• Encouraging
  • Empathetic
  • Present
  • Express enjoyment of the child’s world
  • Trusting of the child to set their own direction
  • Follows the child
  • Believing the best in the child
  • Patient

Can you think of a time in your life when you had the experience of being “delighted in” by someone that was significant to you? Most of us can picture that experience clearly right now. Maybe it was a teacher who showed you love and compassion, a grandmother who you would run to and bury your head into her chest, a coach who encouraged you, a parent who really loved to watch you play… These are the snapshots that I call to mind as reminders to me of how to delight in my children. These people weren’t extraordinary. They were ordinary people who took the time to make me feel valued. This speaks to the depth of my heart, encouraging me, comforting me. I don’t have to be amazing, I just have to be willing. I have to remember this as I parent my kids.


Be encouraged, you can do this. All you need to remember is this: At the heart of secure attachment is a child’s recognition that s/he has a parent who can be counted on to lovingly provide tenderness, comfort, firm guidance and protection during the inevitable difficulties of life. But more than that, is a parent who delights in their child for who they are. It’s that simple.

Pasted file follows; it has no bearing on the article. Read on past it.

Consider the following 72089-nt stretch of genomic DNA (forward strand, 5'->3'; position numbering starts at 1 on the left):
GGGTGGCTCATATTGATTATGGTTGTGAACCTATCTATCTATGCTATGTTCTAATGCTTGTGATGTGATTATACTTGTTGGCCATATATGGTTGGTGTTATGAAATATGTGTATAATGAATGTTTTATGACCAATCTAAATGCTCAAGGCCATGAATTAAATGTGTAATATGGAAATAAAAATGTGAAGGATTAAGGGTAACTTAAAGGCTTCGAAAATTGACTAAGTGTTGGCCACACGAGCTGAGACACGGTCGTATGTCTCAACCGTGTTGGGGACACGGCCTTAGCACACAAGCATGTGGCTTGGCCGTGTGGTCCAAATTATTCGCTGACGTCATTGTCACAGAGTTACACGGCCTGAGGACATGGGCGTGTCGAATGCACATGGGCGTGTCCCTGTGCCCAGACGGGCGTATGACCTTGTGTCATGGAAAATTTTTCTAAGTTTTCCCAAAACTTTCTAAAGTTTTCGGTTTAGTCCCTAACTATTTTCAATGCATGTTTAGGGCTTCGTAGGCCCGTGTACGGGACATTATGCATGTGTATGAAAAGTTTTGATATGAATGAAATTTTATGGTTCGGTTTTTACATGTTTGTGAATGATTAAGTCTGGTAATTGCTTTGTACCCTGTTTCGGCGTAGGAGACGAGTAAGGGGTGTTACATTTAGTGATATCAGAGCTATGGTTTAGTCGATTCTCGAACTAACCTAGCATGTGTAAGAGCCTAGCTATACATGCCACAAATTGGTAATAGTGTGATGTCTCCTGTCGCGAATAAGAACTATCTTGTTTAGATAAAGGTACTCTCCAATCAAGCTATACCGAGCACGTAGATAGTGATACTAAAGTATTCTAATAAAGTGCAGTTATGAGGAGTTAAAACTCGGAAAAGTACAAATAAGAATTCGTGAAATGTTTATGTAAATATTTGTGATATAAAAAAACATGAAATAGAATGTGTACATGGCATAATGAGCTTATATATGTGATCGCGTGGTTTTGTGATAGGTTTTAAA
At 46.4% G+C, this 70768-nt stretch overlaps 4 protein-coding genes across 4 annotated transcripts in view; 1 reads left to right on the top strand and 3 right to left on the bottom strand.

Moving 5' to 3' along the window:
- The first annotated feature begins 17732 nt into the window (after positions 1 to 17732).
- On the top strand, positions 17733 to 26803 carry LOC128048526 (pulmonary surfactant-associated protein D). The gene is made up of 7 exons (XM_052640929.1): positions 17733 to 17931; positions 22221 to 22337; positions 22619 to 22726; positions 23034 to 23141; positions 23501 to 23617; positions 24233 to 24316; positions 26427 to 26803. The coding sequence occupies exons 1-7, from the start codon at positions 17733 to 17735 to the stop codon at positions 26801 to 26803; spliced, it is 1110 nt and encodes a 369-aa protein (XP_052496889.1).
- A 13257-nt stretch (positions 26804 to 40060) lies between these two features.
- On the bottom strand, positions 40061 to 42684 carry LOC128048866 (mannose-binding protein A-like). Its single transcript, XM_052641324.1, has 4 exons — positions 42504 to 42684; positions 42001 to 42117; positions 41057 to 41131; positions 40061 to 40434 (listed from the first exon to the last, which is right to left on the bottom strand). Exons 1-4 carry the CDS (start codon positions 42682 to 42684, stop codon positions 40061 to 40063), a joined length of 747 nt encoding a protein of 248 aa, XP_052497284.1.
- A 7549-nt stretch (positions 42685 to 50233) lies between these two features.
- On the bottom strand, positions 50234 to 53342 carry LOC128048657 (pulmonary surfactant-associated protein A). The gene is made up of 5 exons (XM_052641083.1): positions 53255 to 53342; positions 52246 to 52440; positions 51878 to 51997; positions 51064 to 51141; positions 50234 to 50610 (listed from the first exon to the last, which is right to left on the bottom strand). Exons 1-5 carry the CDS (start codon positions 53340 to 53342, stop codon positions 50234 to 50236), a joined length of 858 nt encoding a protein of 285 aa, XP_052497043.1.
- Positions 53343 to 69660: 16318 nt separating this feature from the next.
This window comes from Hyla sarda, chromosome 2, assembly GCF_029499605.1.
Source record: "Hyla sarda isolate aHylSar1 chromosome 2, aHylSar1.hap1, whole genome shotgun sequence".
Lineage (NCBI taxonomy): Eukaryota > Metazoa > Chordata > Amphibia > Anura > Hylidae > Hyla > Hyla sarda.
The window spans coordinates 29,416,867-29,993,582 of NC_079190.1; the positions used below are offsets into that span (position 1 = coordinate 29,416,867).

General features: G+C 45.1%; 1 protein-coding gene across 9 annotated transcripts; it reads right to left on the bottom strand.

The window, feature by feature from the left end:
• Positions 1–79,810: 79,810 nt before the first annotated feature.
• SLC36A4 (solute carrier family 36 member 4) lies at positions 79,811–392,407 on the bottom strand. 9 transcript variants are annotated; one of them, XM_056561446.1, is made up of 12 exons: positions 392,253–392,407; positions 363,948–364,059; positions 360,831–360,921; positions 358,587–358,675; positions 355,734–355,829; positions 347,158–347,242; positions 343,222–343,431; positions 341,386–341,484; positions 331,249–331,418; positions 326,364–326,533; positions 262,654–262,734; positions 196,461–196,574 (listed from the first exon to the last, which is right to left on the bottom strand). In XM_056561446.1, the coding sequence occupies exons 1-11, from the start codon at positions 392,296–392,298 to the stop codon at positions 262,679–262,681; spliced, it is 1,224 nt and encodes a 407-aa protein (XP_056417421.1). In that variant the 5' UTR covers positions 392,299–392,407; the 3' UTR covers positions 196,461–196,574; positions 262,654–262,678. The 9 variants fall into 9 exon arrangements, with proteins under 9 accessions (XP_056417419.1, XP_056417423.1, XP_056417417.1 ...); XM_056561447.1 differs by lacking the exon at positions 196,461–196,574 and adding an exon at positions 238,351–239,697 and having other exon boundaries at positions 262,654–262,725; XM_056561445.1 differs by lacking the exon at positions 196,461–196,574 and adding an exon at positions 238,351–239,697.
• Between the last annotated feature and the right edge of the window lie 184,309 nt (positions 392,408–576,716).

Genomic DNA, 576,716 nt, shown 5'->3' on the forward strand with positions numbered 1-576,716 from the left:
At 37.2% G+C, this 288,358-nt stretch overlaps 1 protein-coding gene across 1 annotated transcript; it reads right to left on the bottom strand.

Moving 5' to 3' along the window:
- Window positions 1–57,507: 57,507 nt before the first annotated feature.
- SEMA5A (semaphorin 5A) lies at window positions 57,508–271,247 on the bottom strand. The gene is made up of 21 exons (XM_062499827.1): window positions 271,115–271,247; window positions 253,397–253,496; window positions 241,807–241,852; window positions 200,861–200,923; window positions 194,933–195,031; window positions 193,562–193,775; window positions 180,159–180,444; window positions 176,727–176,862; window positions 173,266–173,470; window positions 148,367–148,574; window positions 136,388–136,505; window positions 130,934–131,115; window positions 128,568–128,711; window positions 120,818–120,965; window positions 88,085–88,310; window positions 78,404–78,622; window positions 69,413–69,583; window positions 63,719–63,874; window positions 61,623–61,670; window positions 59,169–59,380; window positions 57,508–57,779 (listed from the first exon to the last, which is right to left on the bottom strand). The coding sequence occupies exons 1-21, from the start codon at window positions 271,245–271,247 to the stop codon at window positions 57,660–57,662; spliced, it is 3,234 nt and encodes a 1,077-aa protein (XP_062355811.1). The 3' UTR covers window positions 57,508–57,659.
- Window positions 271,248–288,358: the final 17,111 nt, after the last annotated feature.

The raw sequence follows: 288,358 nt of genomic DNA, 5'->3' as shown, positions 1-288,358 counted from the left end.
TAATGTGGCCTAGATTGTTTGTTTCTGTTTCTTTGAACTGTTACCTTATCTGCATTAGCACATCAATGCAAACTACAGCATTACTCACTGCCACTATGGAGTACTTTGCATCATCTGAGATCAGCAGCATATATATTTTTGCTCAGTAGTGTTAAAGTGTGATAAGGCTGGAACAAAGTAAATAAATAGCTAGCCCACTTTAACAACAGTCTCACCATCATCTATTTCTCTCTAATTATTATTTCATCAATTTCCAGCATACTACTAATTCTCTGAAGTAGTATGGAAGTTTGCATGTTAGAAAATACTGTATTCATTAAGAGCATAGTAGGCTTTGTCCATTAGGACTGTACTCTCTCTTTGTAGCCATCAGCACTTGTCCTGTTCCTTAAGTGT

Delighting in our children begins as we learn to delight in their unique BENT. Let’s face it, some kids are harder to connect with than others. Some kids challenge us as parents to learn how to delight and encourage their unique bent. Every child is precious, but even good parents can become discouraged by frustrating aspects in their child’s makeup and personality. Add other complicating factors, including the hurried pace of life and learning differences, and even the best of parents can become overwhelmed. Even as a “good” parent, you may become discouraged if you don’t understand why your child behaves as he or she does.

For now, just know this: You’ve been given an exclusive opportunity: the chance to nurture a child who is like no other. So learn to choose the child you’ve been given. And learn to delight in them.

Life Words